Is your retirement plan on track? Find out for free after you link your accounts.

About the Author: Sam began investing his own money ever since he opened a Charles Schwab brokerage account online in 1995. Sam loved investing so much that he decided to make a career out of investing by spending the next 13 years after college working at Goldman Sachs and Credit Suisse Group. During this time, Sam received his MBA from UC Berkeley with a focus on finance and real estate. He also became Series 7 and Series 63 registered. In 2012, Sam was able to retire at the age of 34 largely due to his investments that now generate roughly $150,000 a year in passive income. He spends time playing tennis, hanging out with family, consulting for leading fintech companies, and writing online to help others achieve financial freedom.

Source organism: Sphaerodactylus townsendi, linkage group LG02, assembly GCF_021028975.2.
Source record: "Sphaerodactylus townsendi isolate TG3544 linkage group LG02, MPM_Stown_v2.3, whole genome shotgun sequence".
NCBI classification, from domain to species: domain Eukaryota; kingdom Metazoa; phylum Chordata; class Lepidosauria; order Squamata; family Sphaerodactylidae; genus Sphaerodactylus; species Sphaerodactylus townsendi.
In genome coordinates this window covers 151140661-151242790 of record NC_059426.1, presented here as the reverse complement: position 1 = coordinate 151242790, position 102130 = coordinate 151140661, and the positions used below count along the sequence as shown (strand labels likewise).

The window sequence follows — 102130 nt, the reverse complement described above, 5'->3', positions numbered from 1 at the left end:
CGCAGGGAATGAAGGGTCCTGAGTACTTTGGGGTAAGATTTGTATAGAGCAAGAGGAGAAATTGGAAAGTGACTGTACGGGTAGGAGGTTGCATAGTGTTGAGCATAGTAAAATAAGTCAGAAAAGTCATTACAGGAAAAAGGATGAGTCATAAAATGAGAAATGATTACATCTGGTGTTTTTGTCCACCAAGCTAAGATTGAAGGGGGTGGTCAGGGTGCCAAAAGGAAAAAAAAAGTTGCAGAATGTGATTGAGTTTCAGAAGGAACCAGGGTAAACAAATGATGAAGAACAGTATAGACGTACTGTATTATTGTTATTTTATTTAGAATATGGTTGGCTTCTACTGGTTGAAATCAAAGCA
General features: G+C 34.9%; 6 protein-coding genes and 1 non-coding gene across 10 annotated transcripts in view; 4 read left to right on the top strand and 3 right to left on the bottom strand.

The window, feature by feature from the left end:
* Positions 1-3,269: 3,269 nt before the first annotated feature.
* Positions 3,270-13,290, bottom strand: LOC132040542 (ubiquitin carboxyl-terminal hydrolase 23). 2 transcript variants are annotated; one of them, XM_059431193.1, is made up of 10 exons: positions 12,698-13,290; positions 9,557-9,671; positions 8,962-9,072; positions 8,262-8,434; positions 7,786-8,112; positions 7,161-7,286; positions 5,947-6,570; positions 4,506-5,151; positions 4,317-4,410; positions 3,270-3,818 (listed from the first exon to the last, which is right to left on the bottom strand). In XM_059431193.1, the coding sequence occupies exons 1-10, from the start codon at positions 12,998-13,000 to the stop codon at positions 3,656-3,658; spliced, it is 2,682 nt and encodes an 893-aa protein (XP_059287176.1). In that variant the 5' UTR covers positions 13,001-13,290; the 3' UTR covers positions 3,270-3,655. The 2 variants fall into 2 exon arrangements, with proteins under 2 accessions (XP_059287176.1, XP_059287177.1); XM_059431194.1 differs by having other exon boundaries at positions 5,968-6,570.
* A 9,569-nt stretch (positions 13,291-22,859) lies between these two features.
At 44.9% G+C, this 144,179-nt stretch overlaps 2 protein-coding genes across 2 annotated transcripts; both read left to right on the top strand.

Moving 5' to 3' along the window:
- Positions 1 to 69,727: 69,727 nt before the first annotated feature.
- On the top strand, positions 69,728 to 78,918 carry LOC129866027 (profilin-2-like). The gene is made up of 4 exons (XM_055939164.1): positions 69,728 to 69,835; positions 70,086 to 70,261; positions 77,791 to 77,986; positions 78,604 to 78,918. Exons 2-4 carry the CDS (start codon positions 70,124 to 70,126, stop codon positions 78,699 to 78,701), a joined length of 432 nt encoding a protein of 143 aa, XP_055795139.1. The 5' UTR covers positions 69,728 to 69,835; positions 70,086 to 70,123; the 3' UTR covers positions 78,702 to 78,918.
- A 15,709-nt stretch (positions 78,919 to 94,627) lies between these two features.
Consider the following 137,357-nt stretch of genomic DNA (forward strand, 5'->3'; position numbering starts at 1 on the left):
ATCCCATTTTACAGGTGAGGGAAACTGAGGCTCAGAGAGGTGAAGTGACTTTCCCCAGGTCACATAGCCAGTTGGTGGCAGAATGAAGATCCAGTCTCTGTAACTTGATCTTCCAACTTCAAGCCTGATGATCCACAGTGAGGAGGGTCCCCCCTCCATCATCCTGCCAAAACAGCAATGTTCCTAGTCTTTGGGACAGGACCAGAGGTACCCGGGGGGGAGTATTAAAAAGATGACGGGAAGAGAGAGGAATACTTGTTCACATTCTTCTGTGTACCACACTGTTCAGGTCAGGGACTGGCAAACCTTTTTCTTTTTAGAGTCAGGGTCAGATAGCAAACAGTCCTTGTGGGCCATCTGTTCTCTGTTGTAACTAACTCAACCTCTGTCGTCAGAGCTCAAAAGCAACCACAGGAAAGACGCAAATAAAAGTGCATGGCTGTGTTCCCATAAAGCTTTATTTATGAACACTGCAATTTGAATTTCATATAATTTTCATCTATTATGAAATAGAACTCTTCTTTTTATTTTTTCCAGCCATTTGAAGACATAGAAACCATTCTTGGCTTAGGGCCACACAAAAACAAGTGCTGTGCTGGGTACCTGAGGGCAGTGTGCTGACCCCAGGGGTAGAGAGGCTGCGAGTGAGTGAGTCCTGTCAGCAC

About The Author

30 thoughts on “Myths About Selling A Structured Settlement for Cash”

  1. im going through peachtree now to get a lump some and i went through a juvinile judge to approve or deny fhe transaction. However he said he didnt feel it was in my best interest because i have spent so much money already in the 6 years ive been purchasing. ive had alot go on in my life i bought a home and the roof fell and i put money into but it kept falling apart some how and he blamed me. He wanted to know where all of it went and qhen i explained he still wasnt satisfied he wanted to know more. I showed him proof that i need it for my son and i or we will lose my home and vehicle and dont currently have a job because i just moved back to ohio. so he told me he will think about it can he deny me my right to my money? especially if imin a financial hole? and can a juvinile judge handle a case like mine?